Drawing on his fifty years as an award-winning journalist and author of some of the finest books on Canadian history, Pierre Berton has written a witty and practical guide for writers. With almost every book a bestseller, clearly this writer knows what it takes to succeed in the publishing world. From the all-important rule of “knowing your audience” and other essential writing tips to down-to-earth advice on dealing with agents, publishers, and editors, The Joy of Writing covers every aspect of non-fiction writing and includes interviews with twenty-seven of Canada’s leading writers. Illustrated with more than thirty manuscript pages from Pierre Berton’s own works.
Includes Interviews With: Alex Barris • Ted Barris • Jack Batten • Fred Bodsworth • June Callwood • Stevie Cameron • Robert Collins • Elaine Dewar • Will Ferguson • Trent Frayne • Bob Fulford • Charlotte Gray • Richard Gwyn • Stephen Kimber • Ken McGoogan • Roy McGregor • Linda McQuaig • Farley Mowat • Knowlton Nash • Peter Newman • Stephanie Nolen • John Sawatsky • Russell Smith • Edna Staebler • Walter Stewart • Betty Jane Wylie • Jan Wong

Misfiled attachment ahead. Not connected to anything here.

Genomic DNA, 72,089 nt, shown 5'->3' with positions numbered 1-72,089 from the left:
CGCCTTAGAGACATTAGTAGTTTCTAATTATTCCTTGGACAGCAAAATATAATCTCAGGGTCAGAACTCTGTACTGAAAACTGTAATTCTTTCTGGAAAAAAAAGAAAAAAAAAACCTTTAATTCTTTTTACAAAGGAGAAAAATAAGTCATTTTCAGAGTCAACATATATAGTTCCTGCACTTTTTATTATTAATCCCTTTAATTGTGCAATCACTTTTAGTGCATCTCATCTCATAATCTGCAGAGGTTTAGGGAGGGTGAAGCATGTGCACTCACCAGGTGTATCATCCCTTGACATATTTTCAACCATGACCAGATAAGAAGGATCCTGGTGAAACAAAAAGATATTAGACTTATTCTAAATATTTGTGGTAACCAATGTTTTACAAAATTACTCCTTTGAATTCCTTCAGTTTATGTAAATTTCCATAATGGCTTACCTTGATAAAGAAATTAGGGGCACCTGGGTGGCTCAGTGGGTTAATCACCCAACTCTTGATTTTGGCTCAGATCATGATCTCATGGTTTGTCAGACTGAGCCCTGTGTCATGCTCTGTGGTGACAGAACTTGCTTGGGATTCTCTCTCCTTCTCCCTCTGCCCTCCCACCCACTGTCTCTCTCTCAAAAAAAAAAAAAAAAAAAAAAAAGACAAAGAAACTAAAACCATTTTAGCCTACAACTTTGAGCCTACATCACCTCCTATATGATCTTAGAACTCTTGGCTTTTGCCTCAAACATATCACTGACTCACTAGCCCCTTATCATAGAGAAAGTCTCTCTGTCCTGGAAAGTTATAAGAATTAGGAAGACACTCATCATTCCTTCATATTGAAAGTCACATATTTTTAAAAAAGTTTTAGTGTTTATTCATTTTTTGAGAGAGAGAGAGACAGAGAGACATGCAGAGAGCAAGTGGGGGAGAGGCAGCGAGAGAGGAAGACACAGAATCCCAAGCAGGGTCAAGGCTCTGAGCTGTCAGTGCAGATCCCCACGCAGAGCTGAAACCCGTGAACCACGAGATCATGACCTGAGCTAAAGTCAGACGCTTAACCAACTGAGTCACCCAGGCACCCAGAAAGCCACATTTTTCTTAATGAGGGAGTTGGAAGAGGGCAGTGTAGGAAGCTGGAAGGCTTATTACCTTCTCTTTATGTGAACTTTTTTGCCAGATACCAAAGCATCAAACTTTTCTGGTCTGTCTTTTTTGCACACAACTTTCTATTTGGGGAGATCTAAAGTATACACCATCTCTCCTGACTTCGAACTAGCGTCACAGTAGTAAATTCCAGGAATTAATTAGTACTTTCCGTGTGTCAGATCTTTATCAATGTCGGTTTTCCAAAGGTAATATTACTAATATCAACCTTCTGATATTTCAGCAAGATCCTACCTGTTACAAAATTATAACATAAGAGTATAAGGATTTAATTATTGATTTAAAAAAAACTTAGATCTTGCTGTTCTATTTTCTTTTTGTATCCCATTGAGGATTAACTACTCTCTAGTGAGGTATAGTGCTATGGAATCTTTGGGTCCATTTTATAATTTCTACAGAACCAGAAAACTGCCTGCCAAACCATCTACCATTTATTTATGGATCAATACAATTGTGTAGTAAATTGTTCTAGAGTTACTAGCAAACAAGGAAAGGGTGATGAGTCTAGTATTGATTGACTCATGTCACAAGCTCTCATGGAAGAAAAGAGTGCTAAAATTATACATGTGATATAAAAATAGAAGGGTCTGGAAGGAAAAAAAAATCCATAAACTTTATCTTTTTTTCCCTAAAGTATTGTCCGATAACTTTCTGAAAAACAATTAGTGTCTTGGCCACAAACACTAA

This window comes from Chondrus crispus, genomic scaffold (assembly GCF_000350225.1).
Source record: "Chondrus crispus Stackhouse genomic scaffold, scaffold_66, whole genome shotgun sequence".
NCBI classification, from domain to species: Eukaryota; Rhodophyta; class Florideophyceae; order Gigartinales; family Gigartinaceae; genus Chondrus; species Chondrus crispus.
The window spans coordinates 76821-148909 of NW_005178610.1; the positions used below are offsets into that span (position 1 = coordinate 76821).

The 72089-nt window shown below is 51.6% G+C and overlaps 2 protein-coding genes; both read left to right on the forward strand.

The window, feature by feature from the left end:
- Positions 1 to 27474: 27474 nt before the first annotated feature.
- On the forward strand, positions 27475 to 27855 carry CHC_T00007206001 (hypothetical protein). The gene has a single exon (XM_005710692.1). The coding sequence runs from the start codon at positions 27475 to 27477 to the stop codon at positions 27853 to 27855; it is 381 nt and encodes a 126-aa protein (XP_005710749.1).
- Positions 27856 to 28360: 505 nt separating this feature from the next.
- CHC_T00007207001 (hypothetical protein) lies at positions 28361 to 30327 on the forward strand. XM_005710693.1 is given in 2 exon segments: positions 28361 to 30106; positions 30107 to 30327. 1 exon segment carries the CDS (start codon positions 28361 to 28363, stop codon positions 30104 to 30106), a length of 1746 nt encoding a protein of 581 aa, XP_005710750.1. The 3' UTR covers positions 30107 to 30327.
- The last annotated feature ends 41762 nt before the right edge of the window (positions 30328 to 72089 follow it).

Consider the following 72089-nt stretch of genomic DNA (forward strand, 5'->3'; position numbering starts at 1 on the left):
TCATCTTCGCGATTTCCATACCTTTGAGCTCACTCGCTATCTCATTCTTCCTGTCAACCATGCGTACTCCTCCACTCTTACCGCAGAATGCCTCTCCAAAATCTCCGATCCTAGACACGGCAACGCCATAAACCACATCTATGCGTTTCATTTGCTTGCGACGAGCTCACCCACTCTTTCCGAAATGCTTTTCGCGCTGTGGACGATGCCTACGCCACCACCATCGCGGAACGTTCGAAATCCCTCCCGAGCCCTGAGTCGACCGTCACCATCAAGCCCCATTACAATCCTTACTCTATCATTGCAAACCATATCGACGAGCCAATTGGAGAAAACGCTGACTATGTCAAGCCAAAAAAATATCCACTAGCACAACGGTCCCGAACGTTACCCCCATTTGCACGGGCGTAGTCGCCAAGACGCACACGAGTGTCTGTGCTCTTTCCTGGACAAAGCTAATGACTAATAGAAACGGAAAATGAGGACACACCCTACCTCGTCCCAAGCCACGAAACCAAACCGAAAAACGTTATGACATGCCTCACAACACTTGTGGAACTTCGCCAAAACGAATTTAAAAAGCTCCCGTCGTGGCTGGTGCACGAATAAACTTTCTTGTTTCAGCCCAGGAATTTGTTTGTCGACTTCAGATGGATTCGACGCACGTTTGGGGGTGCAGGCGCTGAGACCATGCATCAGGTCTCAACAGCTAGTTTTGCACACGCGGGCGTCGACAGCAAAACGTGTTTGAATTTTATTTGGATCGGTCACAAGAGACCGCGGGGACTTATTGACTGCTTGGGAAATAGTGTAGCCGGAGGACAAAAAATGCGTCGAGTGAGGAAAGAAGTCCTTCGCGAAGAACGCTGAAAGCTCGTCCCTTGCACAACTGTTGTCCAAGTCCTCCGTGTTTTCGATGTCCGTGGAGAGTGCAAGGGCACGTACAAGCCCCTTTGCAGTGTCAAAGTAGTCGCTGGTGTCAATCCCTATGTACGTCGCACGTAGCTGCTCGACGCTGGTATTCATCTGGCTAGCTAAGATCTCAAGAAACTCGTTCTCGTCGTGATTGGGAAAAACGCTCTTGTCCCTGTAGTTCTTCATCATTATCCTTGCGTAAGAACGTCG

About the author
Pierre Berton, well-known and well-loved Canadian author, journalist, and media personality, hailed from Whitehorse, Yukon. During his career, he wrote fifty books for adults and twenty-two for children, popularizing Canadian history and culture and reflecting on his life and times. With more than thirty literary awards and a dozen honorary degrees to his credit, Berton was also a Companion of the Order of Canada.
Excerpt: The Joy of Writing: A Guide for Writers Disguised as a Literary Memoir (by (author) Pierre Berton)
Letters to the Author
“I think I’m at wits end . . .”
Dear Mr. B.: Enclosed please find a poem of mine. I am sending it to you in blatant attempt to use your influences, experience, or direction, whatever, to get it the recognition it deserves . . .